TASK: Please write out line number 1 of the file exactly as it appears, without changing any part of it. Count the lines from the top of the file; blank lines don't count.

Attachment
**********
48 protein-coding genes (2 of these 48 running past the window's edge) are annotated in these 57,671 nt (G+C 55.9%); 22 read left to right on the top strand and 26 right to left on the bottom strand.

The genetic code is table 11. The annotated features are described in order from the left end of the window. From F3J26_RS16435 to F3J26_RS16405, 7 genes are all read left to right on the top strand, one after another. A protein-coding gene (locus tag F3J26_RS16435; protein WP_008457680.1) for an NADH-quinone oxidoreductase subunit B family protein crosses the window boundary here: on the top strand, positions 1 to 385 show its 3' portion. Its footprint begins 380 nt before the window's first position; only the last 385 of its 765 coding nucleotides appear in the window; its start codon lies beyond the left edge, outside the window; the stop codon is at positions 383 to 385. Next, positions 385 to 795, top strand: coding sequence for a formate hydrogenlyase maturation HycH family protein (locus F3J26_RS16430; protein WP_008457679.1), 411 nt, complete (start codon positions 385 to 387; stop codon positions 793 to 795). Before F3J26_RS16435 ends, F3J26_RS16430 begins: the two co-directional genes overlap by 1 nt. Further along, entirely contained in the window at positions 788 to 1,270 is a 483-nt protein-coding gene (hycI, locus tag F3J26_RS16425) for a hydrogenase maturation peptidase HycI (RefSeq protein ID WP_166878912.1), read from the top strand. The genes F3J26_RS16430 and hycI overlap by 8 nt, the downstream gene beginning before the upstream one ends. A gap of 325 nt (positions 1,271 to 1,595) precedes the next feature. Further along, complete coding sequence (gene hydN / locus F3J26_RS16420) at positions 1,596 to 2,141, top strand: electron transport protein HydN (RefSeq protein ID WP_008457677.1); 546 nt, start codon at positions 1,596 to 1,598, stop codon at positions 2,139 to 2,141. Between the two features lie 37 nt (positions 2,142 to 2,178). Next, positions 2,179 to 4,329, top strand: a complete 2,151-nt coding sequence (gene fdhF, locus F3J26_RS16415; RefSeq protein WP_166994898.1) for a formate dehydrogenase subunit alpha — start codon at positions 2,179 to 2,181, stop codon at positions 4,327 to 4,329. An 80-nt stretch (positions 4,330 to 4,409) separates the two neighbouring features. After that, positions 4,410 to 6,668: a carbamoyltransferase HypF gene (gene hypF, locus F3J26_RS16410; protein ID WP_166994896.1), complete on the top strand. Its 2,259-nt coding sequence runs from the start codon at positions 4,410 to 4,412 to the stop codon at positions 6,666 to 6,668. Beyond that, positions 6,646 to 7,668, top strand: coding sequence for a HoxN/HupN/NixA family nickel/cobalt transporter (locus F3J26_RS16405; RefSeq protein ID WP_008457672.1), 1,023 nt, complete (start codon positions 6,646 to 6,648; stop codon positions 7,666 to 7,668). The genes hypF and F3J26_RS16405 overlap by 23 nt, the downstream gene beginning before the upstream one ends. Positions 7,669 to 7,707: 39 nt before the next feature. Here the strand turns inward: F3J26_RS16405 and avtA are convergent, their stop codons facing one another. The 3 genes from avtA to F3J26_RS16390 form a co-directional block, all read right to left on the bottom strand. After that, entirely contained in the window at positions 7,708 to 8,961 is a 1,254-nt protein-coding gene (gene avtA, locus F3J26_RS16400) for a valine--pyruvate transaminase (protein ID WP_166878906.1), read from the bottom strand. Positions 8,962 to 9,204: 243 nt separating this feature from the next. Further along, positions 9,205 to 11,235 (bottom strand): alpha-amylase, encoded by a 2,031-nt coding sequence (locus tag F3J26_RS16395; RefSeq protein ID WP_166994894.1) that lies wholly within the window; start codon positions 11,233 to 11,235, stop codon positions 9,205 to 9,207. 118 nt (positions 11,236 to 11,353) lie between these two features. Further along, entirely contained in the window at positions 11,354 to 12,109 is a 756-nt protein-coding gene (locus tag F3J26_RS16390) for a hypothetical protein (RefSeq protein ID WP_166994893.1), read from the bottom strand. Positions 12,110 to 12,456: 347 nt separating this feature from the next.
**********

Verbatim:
48 protein-coding genes (2 of these 48 running past the window's edge) are annotated in these 57,671 nt (G+C 55.9%); 22 read left to right on the top strand and 26 right to left on the bottom strand.